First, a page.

What is the potential for reducing U.S. greenhouse gas emissions at the household level? Oftentimes people believe that their individual actions may not make much of a dent in reducing harmful greenhouse gases.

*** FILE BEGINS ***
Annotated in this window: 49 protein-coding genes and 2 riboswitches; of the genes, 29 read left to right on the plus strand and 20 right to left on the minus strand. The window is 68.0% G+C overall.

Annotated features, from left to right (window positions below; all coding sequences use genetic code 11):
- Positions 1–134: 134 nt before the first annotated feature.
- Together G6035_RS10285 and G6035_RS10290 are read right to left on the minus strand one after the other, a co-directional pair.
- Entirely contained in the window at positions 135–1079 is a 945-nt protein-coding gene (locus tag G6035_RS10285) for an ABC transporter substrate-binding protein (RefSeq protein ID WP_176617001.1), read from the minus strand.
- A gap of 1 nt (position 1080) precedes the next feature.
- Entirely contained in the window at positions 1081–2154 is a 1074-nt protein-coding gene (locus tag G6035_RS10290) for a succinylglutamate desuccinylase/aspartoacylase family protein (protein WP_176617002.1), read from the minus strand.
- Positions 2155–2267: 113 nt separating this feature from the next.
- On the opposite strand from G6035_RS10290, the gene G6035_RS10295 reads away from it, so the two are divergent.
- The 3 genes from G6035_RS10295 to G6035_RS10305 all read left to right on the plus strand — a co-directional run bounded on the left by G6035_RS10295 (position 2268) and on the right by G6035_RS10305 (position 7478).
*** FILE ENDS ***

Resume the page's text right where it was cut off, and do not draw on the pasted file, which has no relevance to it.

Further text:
However, a new article entitled “Reducing Carbon-Based Energy Consumption through Changes in Household Behavior” by Tom Dietz, Paul Stern and Elke Weber cites that household decisions that directly affect energy consumption (e.g. choices about appliance purchase and use or home heating and cooling) account for more than 30 percent of U.S. CO2 emissions, and a comparable amount of overall energy use. The paper appears in the Winter 2013 issue of Daedalus (the Journal of the American Academy of Arts & Sciences). It states that actions by individuals and households to reduce carbon-based energy consumption have the potential to change the picture of U.S. energy consumption and carbon dioxide emissions in the near term. This potential will, however, only be realized if energy policies and programs replace outmoded assumptions about what drives human behavior by integrating insights from the behavioral and social sciences with those from engineering and economics.